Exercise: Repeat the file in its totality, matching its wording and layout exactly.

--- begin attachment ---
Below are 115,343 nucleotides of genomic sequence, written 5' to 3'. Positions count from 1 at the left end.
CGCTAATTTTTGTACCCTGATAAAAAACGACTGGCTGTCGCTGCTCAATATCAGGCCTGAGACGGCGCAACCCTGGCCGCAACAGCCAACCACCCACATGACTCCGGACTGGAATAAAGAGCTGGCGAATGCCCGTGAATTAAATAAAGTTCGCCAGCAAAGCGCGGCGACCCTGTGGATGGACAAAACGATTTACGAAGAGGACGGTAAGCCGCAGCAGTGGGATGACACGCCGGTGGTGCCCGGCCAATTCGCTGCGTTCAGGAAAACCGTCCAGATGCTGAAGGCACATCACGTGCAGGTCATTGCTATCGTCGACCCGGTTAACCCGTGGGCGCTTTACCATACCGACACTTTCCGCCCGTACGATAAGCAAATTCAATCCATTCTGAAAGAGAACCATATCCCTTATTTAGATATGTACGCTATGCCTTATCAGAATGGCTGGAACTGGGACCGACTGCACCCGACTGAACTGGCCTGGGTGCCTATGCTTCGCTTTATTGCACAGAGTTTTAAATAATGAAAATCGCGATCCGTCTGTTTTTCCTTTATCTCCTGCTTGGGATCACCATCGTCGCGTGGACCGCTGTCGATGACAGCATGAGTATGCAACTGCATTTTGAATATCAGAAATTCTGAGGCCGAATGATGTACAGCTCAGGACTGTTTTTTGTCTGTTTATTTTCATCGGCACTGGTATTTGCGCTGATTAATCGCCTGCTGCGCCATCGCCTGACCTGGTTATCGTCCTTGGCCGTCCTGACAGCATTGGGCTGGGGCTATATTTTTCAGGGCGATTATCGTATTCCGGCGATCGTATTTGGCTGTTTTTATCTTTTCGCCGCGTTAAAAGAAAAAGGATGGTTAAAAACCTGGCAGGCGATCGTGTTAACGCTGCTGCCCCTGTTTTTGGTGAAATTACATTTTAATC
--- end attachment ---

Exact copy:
Below are 115,343 nucleotides of genomic sequence, written 5' to 3'. Positions count from 1 at the left end.
CGCTAATTTTTGTACCCTGATAAAAAACGACTGGCTGTCGCTGCTCAATATCAGGCCTGAGACGGCGCAACCCTGGCCGCAACAGCCAACCACCCACATGACTCCGGACTGGAATAAAGAGCTGGCGAATGCCCGTGAATTAAATAAAGTTCGCCAGCAAAGCGCGGCGACCCTGTGGATGGACAAAACGATTTACGAAGAGGACGGTAAGCCGCAGCAGTGGGATGACACGCCGGTGGTGCCCGGCCAATTCGCTGCGTTCAGGAAAACCGTCCAGATGCTGAAGGCACATCACGTGCAGGTCATTGCTATCGTCGACCCGGTTAACCCGTGGGCGCTTTACCATACCGACACTTTCCGCCCGTACGATAAGCAAATTCAATCCATTCTGAAAGAGAACCATATCCCTTATTTAGATATGTACGCTATGCCTTATCAGAATGGCTGGAACTGGGACCGACTGCACCCGACTGAACTGGCCTGGGTGCCTATGCTTCGCTTTATTGCACAGAGTTTTAAATAATGAAAATCGCGATCCGTCTGTTTTTCCTTTATCTCCTGCTTGGGATCACCATCGTCGCGTGGACCGCTGTCGATGACAGCATGAGTATGCAACTGCATTTTGAATATCAGAAATTCTGAGGCCGAATGATGTACAGCTCAGGACTGTTTTTTGTCTGTTTATTTTCATCGGCACTGGTATTTGCGCTGATTAATCGCCTGCTGCGCCATCGCCTGACCTGGTTATCGTCCTTGGCCGTCCTGACAGCATTGGGCTGGGGCTATATTTTTCAGGGCGATTATCGTATTCCGGCGATCGTATTTGGCTGTTTTTATCTTTTCGCCGCGTTAAAAGAAAAAGGATGGTTAAAAACCTGGCAGGCGATCGTGTTAACGCTGCTGCCCCTGTTTTTGGTGAAATTACATTTTAATC